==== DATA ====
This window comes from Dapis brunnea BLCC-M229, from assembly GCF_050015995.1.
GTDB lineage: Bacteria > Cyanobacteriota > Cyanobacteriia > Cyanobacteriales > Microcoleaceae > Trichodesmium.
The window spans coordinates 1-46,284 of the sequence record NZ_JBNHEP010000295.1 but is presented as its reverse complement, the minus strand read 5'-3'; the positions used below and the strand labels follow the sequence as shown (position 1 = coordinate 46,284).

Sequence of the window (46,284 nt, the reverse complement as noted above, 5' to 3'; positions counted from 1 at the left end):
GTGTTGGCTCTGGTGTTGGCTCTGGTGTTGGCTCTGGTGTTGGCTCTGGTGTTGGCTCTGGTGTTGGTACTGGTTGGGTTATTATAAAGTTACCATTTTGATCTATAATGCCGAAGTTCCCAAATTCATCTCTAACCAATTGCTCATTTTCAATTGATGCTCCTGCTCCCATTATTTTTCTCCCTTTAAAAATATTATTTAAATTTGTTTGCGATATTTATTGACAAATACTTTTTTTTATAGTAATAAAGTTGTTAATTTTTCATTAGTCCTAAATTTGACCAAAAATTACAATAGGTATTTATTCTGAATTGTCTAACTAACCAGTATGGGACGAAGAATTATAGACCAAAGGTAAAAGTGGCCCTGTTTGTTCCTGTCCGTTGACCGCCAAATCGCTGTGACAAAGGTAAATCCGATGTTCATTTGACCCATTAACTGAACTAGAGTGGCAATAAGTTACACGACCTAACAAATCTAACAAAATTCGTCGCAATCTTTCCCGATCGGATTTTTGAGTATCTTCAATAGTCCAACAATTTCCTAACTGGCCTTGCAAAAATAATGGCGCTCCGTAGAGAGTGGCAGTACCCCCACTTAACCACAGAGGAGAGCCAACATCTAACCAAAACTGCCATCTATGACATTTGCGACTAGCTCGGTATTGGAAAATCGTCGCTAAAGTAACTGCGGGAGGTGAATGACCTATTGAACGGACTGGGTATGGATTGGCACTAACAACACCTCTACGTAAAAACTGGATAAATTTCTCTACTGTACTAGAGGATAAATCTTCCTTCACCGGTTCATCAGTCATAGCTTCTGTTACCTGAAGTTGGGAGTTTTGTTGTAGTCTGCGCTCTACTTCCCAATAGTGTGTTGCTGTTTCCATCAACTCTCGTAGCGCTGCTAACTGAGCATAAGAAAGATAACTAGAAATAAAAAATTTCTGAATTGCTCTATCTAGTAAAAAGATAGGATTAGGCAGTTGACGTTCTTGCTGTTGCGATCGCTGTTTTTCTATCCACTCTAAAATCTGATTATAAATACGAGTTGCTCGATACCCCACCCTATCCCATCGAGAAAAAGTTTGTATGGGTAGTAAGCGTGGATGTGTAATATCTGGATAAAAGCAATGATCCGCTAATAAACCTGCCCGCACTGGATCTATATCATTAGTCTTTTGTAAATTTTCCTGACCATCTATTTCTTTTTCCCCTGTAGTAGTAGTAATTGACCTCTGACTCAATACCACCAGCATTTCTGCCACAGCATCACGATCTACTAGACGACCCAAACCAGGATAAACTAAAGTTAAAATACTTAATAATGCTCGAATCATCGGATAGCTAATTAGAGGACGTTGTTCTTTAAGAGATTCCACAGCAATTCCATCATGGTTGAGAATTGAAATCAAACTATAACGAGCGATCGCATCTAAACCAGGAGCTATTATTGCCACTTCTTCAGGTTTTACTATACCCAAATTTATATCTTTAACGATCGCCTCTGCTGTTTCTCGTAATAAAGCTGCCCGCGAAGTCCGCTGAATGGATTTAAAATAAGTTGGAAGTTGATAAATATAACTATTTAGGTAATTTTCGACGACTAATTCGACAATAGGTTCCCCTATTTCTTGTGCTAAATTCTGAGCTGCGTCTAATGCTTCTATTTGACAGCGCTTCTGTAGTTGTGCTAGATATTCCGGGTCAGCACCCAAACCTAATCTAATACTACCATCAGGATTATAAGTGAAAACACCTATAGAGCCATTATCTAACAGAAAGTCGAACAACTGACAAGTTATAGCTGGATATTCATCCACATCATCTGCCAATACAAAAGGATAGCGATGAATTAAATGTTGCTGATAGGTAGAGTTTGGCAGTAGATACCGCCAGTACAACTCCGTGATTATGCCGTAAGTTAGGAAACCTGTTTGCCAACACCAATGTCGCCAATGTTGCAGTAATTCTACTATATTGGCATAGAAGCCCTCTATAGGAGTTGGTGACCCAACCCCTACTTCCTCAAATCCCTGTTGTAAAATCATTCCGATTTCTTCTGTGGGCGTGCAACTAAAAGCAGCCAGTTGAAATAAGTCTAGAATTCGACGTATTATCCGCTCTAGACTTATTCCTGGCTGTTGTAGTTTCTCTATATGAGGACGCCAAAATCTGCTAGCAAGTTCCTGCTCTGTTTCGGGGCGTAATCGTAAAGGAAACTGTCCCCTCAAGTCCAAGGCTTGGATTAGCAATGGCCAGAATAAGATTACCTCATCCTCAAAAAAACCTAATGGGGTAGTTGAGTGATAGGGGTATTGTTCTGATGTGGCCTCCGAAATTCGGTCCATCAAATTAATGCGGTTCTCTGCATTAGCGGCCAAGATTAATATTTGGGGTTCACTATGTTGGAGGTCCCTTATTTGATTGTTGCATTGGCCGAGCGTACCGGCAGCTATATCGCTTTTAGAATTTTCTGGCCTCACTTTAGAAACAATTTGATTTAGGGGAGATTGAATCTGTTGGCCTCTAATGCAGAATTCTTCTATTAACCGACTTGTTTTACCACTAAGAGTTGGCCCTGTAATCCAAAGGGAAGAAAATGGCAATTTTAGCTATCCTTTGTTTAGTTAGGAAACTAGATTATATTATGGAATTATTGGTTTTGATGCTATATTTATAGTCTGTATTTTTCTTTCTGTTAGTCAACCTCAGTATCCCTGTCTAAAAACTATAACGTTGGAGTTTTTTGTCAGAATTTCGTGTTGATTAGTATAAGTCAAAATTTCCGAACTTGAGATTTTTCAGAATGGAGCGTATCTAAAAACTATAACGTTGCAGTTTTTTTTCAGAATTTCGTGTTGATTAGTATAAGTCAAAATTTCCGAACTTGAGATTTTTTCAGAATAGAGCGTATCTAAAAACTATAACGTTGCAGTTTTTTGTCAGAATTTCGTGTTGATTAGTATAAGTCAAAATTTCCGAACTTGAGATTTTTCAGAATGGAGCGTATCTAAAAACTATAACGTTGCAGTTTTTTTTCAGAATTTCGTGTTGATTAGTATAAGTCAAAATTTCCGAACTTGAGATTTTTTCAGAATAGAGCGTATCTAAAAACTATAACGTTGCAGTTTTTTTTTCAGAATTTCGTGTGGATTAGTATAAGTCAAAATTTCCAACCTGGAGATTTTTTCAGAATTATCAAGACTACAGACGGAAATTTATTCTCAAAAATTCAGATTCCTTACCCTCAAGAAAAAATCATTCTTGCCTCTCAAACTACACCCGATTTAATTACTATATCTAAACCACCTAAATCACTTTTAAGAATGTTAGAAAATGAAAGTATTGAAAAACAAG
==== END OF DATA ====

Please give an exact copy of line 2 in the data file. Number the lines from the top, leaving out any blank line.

GTDB lineage: Bacteria > Cyanobacteriota > Cyanobacteriia > Cyanobacteriales > Microcoleaceae > Trichodesmium.